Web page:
How to Guide an Effective Conversation with Buyers: Video

Transcript:

I was recently at an event with a bunch of clients, and we were talking about the importance of having control, guiding a conversation when you’re speaking with a buyer.

This is an area that a lot of consultants have a challenge with. They are concerned about being too direct or coming across as rude or pushy or sales-y.

And yet, an example that one of our clients, Mike G., gave which really resonated and so I thought I would share it with you and just kind of talk about this a little bit because I know it can affect so many people.

The example that Mike gave was imagine that you are hiring someone for your company. So you are going to conduct the interview. Now, when you’re conducting that interview, do you let the employee just run wild and guide the conversation or prospective employee?

Or, are you the one that asks certain questions that are important to get answers to? And are you guiding that conversation? Well of course you are. And why are you doing that? Because you’re coming from a place of authority. You are the expert deciding on whether or not this person, this prospective employee would be a good fit for your organization.

Don’t be shy to guide the conversation to take the lead, to come in there with your authority and expertise at the front because that’s what you’re doing. You’re an expert.

Well having a conversation with a buyer or prospective buyer isn’t that different, right? You are a peer to them. You are an expert and an authority, and so your role in that conversation is to ask a lot of questions to better understand what they’re going through to identify what they value, what their challenges are, what the potential opportunity is for a solution and what that would mean for their business.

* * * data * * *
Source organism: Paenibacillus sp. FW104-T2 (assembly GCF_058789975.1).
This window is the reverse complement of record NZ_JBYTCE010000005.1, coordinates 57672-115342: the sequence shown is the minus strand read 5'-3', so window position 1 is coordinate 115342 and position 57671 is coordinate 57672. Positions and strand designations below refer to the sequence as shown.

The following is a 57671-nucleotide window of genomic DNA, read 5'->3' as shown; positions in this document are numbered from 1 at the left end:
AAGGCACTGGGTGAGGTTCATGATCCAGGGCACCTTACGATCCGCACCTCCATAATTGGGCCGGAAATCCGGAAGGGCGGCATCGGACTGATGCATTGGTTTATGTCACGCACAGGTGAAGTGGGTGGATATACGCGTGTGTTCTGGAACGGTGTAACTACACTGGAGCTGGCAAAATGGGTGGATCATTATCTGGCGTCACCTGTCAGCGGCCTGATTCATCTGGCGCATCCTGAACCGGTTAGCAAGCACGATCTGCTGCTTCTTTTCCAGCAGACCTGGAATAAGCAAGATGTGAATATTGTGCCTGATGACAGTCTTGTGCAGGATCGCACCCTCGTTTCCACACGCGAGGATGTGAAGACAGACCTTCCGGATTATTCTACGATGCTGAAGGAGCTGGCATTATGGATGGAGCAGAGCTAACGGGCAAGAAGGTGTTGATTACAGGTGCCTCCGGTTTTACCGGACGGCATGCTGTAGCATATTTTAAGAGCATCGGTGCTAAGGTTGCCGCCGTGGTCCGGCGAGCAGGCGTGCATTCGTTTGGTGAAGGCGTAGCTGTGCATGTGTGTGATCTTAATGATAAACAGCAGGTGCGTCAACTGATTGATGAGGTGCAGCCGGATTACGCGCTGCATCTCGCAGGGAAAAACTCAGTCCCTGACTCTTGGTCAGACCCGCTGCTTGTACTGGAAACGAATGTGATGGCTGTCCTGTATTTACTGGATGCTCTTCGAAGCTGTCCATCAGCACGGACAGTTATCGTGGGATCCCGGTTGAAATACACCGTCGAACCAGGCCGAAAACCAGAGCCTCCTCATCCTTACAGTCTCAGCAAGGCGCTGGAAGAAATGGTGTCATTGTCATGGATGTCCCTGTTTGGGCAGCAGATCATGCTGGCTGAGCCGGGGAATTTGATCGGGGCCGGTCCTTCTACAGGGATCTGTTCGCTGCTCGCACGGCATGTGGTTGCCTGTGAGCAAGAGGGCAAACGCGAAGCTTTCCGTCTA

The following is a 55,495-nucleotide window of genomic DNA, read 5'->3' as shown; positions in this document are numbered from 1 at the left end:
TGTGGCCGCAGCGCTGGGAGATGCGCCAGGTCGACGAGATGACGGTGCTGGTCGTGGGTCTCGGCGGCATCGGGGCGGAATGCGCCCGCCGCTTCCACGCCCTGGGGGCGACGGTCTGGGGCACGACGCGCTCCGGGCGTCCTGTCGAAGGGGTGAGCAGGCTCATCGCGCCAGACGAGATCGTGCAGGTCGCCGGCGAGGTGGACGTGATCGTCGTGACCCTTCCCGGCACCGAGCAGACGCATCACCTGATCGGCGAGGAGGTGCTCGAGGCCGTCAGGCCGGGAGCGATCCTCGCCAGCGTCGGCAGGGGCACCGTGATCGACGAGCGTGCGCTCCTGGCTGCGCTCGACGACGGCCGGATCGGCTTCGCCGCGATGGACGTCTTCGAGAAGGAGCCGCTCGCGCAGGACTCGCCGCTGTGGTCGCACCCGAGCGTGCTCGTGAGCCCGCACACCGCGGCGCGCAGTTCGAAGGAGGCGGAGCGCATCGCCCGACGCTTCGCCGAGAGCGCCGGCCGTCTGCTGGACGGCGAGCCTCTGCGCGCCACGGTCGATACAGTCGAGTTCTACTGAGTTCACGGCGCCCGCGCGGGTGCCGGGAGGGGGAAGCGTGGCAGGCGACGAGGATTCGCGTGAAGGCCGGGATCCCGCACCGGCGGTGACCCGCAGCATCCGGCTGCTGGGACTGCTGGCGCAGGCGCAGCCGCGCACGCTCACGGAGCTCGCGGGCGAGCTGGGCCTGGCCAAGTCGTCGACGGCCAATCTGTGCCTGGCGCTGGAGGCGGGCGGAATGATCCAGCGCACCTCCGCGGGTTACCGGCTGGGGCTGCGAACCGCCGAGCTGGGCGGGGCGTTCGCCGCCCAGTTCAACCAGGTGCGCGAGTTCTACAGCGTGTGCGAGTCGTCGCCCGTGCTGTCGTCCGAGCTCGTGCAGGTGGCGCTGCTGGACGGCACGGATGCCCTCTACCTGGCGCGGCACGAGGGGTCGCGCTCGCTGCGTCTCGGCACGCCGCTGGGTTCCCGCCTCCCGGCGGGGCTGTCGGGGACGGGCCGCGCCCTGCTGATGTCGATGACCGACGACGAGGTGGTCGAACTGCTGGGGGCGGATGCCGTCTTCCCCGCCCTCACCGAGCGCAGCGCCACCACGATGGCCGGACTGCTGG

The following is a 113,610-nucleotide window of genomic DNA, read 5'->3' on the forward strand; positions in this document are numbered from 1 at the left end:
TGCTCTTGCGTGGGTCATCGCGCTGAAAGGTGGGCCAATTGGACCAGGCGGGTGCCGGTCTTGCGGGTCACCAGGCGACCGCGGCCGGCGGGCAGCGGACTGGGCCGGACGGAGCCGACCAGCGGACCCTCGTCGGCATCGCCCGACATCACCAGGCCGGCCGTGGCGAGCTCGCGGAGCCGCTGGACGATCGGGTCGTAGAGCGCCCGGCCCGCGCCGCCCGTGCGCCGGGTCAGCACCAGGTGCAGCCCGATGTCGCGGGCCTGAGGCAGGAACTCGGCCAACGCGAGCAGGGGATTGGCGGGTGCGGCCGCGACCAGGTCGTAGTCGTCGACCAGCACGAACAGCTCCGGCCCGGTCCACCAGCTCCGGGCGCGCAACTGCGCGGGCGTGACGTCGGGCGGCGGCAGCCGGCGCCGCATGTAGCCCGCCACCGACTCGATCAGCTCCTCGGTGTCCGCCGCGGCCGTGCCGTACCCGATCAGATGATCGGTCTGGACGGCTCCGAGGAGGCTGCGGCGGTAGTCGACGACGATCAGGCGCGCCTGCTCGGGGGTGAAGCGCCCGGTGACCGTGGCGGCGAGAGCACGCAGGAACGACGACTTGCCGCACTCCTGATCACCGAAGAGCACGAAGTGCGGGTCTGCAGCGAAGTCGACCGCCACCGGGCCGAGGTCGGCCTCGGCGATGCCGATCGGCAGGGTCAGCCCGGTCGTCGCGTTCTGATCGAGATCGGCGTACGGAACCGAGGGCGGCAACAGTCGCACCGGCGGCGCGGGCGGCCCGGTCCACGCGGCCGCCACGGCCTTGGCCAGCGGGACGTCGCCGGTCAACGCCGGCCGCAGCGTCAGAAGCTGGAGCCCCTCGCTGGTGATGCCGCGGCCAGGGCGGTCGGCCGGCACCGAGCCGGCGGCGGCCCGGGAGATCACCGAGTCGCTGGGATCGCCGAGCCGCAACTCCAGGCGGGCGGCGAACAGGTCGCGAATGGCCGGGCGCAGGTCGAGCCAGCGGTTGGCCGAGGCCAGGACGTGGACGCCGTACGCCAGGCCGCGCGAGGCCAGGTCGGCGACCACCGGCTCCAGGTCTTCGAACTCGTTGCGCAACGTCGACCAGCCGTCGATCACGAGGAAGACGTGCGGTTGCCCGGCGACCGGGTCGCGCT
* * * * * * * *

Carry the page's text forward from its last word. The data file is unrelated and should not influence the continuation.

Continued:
And so you’re going to have a whole bunch of different questions that are important for you to ask so that you can then determine and qualify, “Is this an actual [inaudible 00:01:58] client? Is this somebody that I can really serve and help and make a meaningful change or impact for?”

So, if you’re not asking those questions, if you’re being too hesitant and you’re letting the buyer really kind of run the interview or the conversation, you’re not going to get the information that you need. You’re going to leave that meeting wondering, “Okay. I have a sense here, but it actually … .” Like as you think about it, there’ll be a whole bunch of other questions and information that you still will lack because you didn’t go in there and guide and run the conversation, asking the questions that are important for you to ask.

So I want to share that as a reminder to you that when you’re speaking with a prospective buyer and client, that you know … that you should know … what questions are important to get answers to. Don’t be shy to ask those questions.

Don’t be shy to guide the conversation to take the lead, to come in there with your authority and expertise at the front because that’s what you’re doing. You’re an expert.

If you’re not an expert, if you’re not an authority, if you don’t really have value that you can deliver, if you can’t help the person to achieve the outcome that they’re looking for, then there’s no point in having that conversation. You can end that conversation quite quickly.

But if you really can add value, then it’s important. It’s imperative that you do ask those questions and don’t be afraid of being sales-y. Buyers will appreciate that you are guiding the conversation, that you are leading them, because that’s what they need. Right?

They’re looking for help. They’re looking to have a change, to solve a problem or to reach a specific result that is important for them. And so if you can help them to achieve that, they’re going to appreciate you taking the lead and guiding the conversation. So don’t be shy. It can really benefit you.

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